The moment I hit the send button, I knew I’d fallen off the wagon; the wagon of planning and harvesting. Last week I sent out the same blog, “Move On, So God Can Use You” twice. I knew that it had been posted, but when I noticed it in the draft box of WordPress, I thought oops, I didn’t hit send. Yet, I had.
Then I realized I had not implemented or followed through with the advice I’d gathered over the last few months, if so I wouldn’t have skipped a week of posting or sent the same post twice. Proverbs 11:14 indicates that without good direction, people lose their way; the more wise counsel you follow, the better your chances (The Message). And I try to seek good counsel that helps me continuously sharpen my saw, such as creating an18-month plan to pursue my career goals.
In Sheryl Sandberg’s book Lean In: Women, Work, and the Will to Lead, she suggests making an 18-month plan for your workplace goals. But I don’t have a permanent workplace, so my new skill as a writer, speaker, and adjunct lecturer is applying for grants, fellowships, and residencies. Nick Flynn, author of The Ticking is the Bomb, also recommended I apply to and accept as many invitations as possible.
This new skill requires planning and research. When I begin to research, I’m consumed. This can be good and bad. The good part: being invested in the project. The bad part: forgetting my other responsibilities and deadlines. In order to stay focused, I started, but did not complete, an editorial calendar for angchronicles, suggested by Michael Nichols’s grow on purpose. He suggests creating an editorial calendar to write consistently and regularly. If I’d followed through, I would not have sent that blog twice—can you tell I’m annoyed? More than annoyed, I’m convicted, according to Proverbs 15:22 “refuse good advice and watch your plans fail; take good counsel and watch them succeed.” I failed to set up an editorial calendar, and for the last few blog posts I’ve stayed up all night writing it. Ugh.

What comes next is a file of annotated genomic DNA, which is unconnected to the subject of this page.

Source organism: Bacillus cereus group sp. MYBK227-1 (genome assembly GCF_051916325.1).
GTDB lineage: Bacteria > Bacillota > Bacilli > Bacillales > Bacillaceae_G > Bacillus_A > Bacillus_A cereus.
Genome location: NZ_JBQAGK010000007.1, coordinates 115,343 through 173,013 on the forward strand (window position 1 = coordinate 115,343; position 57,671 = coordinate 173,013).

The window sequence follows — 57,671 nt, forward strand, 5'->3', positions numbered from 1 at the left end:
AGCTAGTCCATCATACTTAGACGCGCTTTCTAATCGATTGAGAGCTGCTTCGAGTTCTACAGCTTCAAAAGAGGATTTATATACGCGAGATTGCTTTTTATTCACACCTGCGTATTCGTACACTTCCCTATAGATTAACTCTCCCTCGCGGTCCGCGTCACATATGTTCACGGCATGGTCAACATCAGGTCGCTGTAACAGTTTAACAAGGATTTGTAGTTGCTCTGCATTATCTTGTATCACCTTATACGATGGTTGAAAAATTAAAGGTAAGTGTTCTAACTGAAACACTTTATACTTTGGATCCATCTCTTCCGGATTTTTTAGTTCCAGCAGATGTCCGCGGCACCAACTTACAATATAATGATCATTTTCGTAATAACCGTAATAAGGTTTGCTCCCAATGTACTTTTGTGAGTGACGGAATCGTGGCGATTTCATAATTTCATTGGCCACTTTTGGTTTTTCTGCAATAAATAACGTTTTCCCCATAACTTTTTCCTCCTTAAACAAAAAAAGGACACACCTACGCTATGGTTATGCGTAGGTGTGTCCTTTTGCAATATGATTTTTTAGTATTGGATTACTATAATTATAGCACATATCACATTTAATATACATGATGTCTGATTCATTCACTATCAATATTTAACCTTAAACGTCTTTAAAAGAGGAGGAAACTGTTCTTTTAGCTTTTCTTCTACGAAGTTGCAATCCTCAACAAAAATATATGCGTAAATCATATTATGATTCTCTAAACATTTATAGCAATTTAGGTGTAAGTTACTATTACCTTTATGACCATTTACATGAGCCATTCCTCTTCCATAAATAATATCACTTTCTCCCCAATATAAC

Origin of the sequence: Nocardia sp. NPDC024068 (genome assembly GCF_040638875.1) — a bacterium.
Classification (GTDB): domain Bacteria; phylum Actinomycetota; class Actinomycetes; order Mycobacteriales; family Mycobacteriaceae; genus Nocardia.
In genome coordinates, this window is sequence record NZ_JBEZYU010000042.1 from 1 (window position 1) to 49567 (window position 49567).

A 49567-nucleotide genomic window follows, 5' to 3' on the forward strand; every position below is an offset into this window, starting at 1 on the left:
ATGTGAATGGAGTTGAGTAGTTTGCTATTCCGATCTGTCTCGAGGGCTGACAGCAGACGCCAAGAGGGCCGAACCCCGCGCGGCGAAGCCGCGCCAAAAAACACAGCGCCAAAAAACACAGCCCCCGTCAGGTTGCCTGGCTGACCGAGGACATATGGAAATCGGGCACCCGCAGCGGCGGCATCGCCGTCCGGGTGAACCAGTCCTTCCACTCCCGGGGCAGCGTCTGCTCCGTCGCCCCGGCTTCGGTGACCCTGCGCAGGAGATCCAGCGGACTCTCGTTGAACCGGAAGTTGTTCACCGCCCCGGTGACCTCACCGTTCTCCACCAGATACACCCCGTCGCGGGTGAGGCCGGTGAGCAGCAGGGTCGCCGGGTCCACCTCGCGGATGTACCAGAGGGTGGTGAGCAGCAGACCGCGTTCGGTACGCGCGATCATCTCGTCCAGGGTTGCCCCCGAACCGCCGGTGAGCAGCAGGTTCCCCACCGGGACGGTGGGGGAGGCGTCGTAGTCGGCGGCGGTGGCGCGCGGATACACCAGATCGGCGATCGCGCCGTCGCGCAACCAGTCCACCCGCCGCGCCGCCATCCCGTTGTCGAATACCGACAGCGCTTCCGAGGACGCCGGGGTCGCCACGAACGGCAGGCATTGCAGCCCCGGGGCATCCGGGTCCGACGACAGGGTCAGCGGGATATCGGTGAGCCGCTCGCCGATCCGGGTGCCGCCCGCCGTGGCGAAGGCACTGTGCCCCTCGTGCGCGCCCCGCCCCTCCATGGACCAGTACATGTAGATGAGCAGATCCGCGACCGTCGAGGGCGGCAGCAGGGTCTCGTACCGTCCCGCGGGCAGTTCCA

Another useful harvesting tool, I’ve acquired, but haven’t put into action is changing my writing habit. In Writer Unboxed it is suggested that if you are a slow writer, I am, then write drafts faster. For me this is not so easy. But to gather more crops, I have to speed up.
I’m planning to harvest advice, so my crops will be fruitful and ripe, not repetitive and stale.
Do you have some helpful advice?
Father, Send us wise counsel, teach us to listen, and remain diligent as we plan, fail, plan, succeed, fail, and plan some more.